African Americans at Washington and Lee A Timeline
This timeline is being developed by a working group established in August 2013 by Washington and Lee President Kenneth P. Ruscio to explore the role of African Americans in the history of the University. Direct questions or comments to the working group here.
John Chavis, the first known African American to receive a college education in the United States, enrolls in the winter session at Liberty Hall Academy, an earlier incarnation of Washington and Lee. Born in Granville County, N.C., to free black North Carolinians and raised near Mecklenberg, Va., Chavis had begun his studies for the ministry at age 29 at the College of New Jersey (later Princeton University). Listen to W&L history professor Ted DeLaney describe the details of Chavis's life:
After successfully completing his studies at what had been renamed in 1798 Washington Academy, Chavis is granted a license to minister in the Presbyterian Church by the Lexington Presbytery on Nov. 19, 1800. He thereby became the first African-American to become so licensed by the Presbyterian Church in the United States. He preached his first sermon at Lexington Presbyterian Church one year later.
"Jockey" John Robinson dies and leaves his entire estate to Washington College. An Irish immigrant who had himself been an indentured servant, Robinson had amassed a considerable fortune as a horse trader, whiskey distiller, and plantation owner. He lived on about 1,000 acres of land at Hart's Bottom, which would become the site of Buena Vista. Proceeds of the bequest, which was nearly as large as George Washington's gift of canal stock, included "all the negroes of which I may die possessed together with their increase shall be retained, for the purposes of labour, upon the above Lands (Hart's Bottom) for the space of fifty years after my decease."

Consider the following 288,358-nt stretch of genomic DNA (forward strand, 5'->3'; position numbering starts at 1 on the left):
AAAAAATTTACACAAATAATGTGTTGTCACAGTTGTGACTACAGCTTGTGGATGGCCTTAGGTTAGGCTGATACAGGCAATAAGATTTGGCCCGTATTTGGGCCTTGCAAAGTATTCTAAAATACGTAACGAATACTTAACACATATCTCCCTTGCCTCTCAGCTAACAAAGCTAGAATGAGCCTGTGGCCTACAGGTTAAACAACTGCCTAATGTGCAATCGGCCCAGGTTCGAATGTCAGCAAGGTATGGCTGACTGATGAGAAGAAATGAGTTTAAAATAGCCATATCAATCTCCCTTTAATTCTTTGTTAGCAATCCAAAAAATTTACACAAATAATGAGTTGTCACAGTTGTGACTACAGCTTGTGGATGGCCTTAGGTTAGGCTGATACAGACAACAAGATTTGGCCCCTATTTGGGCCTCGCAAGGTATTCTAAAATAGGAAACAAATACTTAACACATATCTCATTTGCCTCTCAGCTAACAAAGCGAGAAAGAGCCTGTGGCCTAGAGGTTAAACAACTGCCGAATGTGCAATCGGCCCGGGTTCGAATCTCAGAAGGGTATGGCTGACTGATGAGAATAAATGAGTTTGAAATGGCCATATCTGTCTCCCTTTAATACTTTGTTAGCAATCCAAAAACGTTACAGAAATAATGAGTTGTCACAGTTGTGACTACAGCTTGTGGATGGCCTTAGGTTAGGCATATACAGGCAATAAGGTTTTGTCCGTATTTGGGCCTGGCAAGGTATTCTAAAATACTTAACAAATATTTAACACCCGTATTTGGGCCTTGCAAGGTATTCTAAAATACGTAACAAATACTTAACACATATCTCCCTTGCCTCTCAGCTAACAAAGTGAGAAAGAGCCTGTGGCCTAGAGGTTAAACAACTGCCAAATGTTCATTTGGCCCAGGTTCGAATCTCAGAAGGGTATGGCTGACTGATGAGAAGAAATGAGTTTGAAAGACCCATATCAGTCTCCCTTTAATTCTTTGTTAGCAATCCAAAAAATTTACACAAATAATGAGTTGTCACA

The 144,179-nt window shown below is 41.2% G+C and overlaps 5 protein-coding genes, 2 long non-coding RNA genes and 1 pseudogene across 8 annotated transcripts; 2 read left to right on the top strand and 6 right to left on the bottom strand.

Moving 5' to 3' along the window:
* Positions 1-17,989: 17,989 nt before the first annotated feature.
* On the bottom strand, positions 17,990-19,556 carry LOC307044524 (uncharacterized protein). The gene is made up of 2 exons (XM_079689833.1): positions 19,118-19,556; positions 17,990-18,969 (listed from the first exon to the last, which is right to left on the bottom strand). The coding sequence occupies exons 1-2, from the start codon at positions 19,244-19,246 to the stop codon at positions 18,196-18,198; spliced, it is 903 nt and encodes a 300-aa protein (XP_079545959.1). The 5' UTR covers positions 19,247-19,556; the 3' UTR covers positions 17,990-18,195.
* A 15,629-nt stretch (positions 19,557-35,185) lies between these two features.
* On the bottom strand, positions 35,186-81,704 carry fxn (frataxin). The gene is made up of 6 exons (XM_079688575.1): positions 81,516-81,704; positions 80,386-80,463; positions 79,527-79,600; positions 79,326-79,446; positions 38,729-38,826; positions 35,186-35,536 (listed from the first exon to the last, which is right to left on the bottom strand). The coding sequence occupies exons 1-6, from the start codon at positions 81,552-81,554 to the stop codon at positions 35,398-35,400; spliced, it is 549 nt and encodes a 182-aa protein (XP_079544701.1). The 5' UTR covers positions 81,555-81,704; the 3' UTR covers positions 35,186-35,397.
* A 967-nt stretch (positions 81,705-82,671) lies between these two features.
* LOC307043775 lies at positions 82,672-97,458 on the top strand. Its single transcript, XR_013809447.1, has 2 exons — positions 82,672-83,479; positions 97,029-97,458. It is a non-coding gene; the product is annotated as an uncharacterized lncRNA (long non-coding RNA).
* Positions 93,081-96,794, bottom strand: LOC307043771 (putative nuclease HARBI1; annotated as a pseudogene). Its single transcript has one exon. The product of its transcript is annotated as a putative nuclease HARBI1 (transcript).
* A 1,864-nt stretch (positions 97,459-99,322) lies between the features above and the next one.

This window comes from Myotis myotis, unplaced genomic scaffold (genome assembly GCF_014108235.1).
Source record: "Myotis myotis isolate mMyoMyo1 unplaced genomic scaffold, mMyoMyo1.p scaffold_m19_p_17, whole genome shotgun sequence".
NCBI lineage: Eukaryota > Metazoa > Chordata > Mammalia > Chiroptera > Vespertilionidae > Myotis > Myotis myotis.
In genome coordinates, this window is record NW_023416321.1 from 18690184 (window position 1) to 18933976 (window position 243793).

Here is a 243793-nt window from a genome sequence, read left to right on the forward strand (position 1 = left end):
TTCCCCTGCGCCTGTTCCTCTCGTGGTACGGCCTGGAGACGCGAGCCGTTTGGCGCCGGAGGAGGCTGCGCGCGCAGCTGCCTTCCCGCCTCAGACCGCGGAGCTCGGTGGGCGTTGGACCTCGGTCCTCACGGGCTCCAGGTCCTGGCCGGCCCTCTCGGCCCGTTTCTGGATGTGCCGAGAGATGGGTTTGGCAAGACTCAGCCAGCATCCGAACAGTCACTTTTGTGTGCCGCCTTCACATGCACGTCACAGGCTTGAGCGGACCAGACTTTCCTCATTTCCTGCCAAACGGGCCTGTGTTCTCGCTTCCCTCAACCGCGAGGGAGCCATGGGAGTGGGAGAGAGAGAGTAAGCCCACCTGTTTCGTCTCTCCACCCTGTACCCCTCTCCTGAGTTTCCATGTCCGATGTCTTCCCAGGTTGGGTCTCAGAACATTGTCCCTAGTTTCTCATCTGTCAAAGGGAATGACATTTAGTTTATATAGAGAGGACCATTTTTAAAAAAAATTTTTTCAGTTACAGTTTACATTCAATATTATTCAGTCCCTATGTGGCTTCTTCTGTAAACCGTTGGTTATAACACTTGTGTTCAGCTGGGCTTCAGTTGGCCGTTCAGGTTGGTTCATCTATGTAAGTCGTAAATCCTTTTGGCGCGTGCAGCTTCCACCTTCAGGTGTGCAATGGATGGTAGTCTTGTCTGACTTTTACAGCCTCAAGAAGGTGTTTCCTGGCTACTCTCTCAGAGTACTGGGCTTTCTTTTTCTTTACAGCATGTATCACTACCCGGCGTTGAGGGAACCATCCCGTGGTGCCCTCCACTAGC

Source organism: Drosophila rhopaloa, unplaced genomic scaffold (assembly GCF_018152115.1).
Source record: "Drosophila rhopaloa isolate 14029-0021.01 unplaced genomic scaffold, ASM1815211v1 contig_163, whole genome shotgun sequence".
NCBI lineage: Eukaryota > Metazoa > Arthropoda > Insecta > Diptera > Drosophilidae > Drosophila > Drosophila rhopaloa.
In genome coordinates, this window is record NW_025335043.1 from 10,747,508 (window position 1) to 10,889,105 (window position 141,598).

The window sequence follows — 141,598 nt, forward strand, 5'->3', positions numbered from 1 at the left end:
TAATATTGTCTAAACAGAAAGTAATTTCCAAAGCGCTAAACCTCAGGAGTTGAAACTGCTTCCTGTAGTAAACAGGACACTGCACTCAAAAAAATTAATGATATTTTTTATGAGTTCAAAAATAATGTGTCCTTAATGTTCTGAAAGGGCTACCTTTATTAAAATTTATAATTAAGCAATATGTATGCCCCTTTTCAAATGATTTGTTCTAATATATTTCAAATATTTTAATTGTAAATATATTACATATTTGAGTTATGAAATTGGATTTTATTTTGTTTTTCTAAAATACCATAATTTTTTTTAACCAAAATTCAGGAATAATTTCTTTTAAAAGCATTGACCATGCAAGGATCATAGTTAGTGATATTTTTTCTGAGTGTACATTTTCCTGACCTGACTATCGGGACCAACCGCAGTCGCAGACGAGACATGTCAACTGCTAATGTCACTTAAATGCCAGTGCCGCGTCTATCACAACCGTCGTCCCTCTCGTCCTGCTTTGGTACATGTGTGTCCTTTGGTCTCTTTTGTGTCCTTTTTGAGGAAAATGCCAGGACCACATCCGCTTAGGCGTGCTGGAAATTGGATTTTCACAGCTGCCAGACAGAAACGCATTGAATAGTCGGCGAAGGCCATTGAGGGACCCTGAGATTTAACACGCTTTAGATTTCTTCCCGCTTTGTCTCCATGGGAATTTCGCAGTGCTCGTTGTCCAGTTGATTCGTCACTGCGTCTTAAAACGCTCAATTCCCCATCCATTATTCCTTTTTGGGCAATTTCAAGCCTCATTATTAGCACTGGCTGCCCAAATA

[DOCUMENT: Excerpt from "Jockey" John Robinson's Will]
Accounts differ slightly on the total number of enslaved men, women and children whom Robinson owned at the time of his death, but it ranged from 73 to 84.
An advertising broadside from Aug. 9, 1826, announces a public sale of Robinson's personal property, including horses, cattle, corn and three stills. The notice also advertises the slaves: "There will be hired, at the same time and place, ALL THE NEGROES, belonging to said Estate, excepting so many as may be considered necessary to work Hart's Bottom, and the old and infirm. — They will be hired either for the remainder of the present year, or until the first of January [sic] 1828, as may be considered best — Terms will be made known at the sale."
A second advertisement in December 1826 announces "Negroes For Hire" for the ensuing year. It offers "Twenty Likely Negroes belonging to WASHINGTON COLEGE [sic] : consisting of Men, Women, Boys and Girls, many of them very valuable."
The Washington College trustees compile "A list of negroes belonging to the Estate of John Robinson," which contains 84 names. Beside each name is the person's age, approximate value, additional details and physical characteristics, an indication of whether or not the person has been hired out by the college, and the hiring amount. This list includes six people who are listed as deceased, one as previously sold, two as having been traded, one as "owned by Chas. Barrett" and one as having been "given to his wife's master."
(DOCUMENT: A list of negroes belonging to the Estate of John Robinson)
In a letter from Trustee Samuel McD. Reid to Philip Lindsey, a candidate to succeed George Addison Baxter as the college's president, Reid lists the Robinson slaves among the college's financial assets. In describing the endowment, Reid first cites the gift from George Washington of 100 shares in the James River Company and then describes "the estate of the late Mr. Robinson of Hart's Bottom consisting of valuable lands and between 70 & 80 negroes worth at a very low estimate forty thousand dollars."
Chapman Johnson, a prominent attorney from Staunton, offers his opinion that the Washington College trustees could sell the land of Hart's Bottom (now the location of Buena Vista, Virginia) that Robinson had left to the college, despite Robinson's explicit directions that it not be sold for 50 years after his death. Johnson based his opinion on the conclusion that common law "repudiated restraints on alienation." Though this opinion was for the estate itself, the college trustees believed that this reasoning extended to the enslaved people and would, therefore, allow the slaves to be sold in contradiction of Robinson's expressed wishes.